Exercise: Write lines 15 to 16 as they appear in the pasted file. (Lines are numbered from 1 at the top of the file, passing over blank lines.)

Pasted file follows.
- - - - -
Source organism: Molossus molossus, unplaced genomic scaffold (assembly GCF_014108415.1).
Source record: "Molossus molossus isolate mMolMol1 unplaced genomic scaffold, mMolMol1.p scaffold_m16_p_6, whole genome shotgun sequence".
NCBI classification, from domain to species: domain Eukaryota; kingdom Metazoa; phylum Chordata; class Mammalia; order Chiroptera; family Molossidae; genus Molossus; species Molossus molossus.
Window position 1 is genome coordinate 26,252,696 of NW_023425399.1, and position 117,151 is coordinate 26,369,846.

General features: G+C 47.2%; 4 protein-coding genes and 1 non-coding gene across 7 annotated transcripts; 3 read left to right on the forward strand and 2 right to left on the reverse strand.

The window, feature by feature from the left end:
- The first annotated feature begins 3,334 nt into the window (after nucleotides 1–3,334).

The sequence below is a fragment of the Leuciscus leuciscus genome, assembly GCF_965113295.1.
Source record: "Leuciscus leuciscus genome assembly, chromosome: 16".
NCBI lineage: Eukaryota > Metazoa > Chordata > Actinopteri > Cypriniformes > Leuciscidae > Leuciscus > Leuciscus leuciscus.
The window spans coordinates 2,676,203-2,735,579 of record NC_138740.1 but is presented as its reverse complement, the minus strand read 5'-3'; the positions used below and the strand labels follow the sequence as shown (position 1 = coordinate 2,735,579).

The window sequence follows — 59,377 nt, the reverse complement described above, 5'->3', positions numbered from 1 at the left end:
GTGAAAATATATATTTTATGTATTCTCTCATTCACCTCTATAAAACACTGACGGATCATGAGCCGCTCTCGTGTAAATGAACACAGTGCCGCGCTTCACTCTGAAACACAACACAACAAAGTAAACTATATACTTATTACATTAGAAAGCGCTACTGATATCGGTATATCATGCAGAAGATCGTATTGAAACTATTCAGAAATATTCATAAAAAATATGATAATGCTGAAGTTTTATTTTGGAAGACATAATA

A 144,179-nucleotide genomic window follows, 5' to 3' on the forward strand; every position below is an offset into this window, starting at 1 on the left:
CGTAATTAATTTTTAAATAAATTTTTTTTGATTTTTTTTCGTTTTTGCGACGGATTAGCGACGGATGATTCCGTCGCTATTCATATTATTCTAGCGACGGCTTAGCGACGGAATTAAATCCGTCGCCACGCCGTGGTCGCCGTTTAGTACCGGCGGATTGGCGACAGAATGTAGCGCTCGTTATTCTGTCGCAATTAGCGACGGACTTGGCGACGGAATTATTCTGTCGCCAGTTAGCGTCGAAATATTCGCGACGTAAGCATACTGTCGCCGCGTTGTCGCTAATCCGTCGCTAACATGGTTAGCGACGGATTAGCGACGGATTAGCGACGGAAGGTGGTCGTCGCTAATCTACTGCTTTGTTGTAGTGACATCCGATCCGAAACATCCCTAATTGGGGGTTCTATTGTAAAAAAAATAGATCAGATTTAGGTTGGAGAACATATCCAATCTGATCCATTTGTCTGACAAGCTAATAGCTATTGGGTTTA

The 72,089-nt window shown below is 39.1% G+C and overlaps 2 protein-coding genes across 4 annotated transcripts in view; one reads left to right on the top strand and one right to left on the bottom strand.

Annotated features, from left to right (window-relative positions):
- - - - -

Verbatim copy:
CGTAATTAATTTTTAAATAAATTTTTTTTGATTTTTTTTCGTTTTTGCGACGGATTAGCGACGGATGATTCCGTCGCTATTCATATTATTCTAGCGACGGCTTAGCGACGGAATTAAATCCGTCGCCACGCCGTGGTCGCCGTTTAGTACCGGCGGATTGGCGACAGAATGTAGCGCTCGTTATTCTGTCGCAATTAGCGACGGACTTGGCGACGGAATTATTCTGTCGCCAGTTAGCGTCGAAATATTCGCGACGTAAGCATACTGTCGCCGCGTTGTCGCTAATCCGTCGCTAACATGGTTAGCGACGGATTAGCGACGGATTAGCGACGGAAGGTGGTCGTCGCTAATCTACTGCTTTGTTGTAGTGACATCCGATCCGAAACATCCCTAATTGGGGGTTCTATTGTAAAAAAAATAGATCAGATTTAGGTTGGAGAACATATCCAATCTGATCCATTTGTCTGACAAGCTAATAGCTATTGGGTTTA

The 72,089-nt window shown below is 39.1% G+C and overlaps 2 protein-coding genes across 4 annotated transcripts in view; one reads left to right on the top strand and one right to left on the bottom strand.